heavenly salvation after death only to the righteous, who continues to
punish sinners by sending them to hell, and who adds the additional,
exclusive criteria for salvation that one must believe that Jesus Christ
was the only Son of God, born of the virgin Mary, and crucified,
buried, and resurrected from the dead

Six centuries later Mohammed declared that Jesus was but one in a
long line of prophets. Jesus deserved to be revered, but he was not
God incarnate and to elevate him to that position was a blasphemous
violation of the First Commandment, “That thou shall have no other

gods before me.” (This idea was not new, according to a Jewish
friend of mine, who said this has always been a belief in Judaism.)
Islam evolved out of Mohammed’s teachings, declared him to be the
last of God’s prophets, and asserted that failure to believe this made
one a heathen and denied one access to a future heaven. Still, we
see in Islam an externalized, anthropomorphic God who dispenses
salvation only to the “chosen” few who live and believe in specified
doctrinal ways.

Perhaps, the “new” interpretation of Jesus’ teachings is an attempt to

accommodate, integrate, and overcome the doctrinal differences
within the Abrahamic religions, as well as the differences among all of
the many religions and denominations that have arisen in the past
and will undoubtedly continue to arise in the future.

This “new” interpretation can be applied not only to Jesus’ specific

teachings but also to the teachings of his followers who authored the
Gospels and other books of the New Testament. For example, the
crucifixion and resurrection refer not to the literal death and return to
life of the physical body but to the death and transcendence of the
ego or illusory sense of a self, to the realization that there is no
enduring, autonomous, and separate self, to the realization that we
are all one. And the trinity of Father, Son, and Holy Spirit refers to the
exquisitely divine qualities that exist, not only in Jesus, but also within
every one of us.

Tolle expresses this by encouraging us to disidentify with all of the

thoughts, feelings, sensations, perceptions, cognitions, and memories
that arise within our consciousness. Our identification with these
constitutes our ego or sense of self, binds us to a past that no longer
exists and a future that hasn’t arrived, and prevents us from realizing
that there is only the now, the experience of the present moment.
When this disidentification - not denial or dissociation - occurs, we are
continuously and joyously being reborn and born again into each
moment, moment after moment after moment.

Ignorance leads us to cling to an illusory ego or sense of a self that is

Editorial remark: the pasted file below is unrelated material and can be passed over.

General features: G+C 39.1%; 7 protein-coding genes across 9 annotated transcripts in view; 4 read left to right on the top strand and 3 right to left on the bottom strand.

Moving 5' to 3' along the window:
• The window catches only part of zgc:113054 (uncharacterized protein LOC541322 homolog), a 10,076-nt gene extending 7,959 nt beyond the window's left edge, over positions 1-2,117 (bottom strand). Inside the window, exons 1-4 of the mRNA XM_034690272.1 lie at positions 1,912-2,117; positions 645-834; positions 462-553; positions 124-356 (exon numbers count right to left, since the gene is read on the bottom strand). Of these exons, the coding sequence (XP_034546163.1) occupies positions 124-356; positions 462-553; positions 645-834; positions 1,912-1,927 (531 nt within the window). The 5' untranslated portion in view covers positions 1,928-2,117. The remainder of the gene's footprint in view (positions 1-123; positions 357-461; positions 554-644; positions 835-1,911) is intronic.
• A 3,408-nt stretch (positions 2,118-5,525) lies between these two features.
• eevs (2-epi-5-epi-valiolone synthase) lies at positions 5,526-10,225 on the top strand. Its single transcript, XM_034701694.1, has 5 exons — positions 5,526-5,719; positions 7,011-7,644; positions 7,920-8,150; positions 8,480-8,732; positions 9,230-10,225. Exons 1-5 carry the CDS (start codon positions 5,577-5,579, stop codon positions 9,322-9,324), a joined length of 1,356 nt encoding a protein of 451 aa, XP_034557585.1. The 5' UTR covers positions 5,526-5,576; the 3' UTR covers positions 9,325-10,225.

in complete control of its own destiny. This illusion clouds our ability
to realize our interconnectedness with and dependence upon
everything in existence and prevents us from experiencing that we

are but a part of a magical, mysterious, and mystical unfolding of an
interconnected, continuously changing universe of physical and
mental phenomena experienced in consciousness.

When we transcend our sense of a separate self – when we realize

there never was and can never be an autonomous and enduring self,
simply because everything is interrelated and constantly changing -
that is when God will be known and enlightenment will be
experienced. There is the knowing, the experiencing, and the being
but without any “one” or “self” or “doer” involved in this unfolding of
creation. Jewish author David Cooper is referring to this continuously
unfolding process in the title of his book, God is a Verb.

In this contemporary interpretation of the New Testament, Jesus’

primary teaching is that we must transcend our egos and surrender
our sense of being separate individual selves in order to realize that
we are all interconnected. We appear as individuated entities but are
in fact interdependent parts of a unified whole that arises out of
timeless, formless, nondualistic pure consciousness or awareness.
This pure consciousness is, was and always will be characterized in
its manifestation by continuously changing diversity, polarities,
opposites, and duality, by what we call creation or reality.

When we realize this, perhaps we will understand that when Jesus

said, “I and the Father are One,” he was not claiming to be God or the
only Son of God. He was modeling the possibility that each of us is
capable of experiencing unity, oneness, and union with God. And
that God is all of creation, including our moment-to-moment
experience of its unfolding. Jesus was telling us that we are living in
the Kingdom of Heaven now, but – and this is critical – we just don’t
realize it, and until we do, our Kingdom, within and without, will
continue to need lots of improvement. His morality teachings are as
applicable today as they were 2100 years ago.

So, in conclusion, it behooves us all to make the best of it, to live

together in community, harmoniously, and compassionately, and to
love one another. This is the ultimate expression of God’s will, of
God, of enlightenment. And it results, not from the desire to selfishly
satisfy or pleasure oneself or someone else, but from the realization
that there is no difference between us, that I am you and you are me.

To paraphrase Jesus in Matthew 25:40: “Whatsoever you do unto
others, even unto the least of your brethren, you do unto yourself.”
*Charlie Day is a retired psychologist who teaches meditation and
Buddhism in Des Moines, IA. He enjoys sharing spiritual paths and
can be contacted at (515) 255-8398,, or This essay was initially presented to
an Interfaith Book Study Group after discussing the books by Jager,
Tolle, and Patterson. 8/8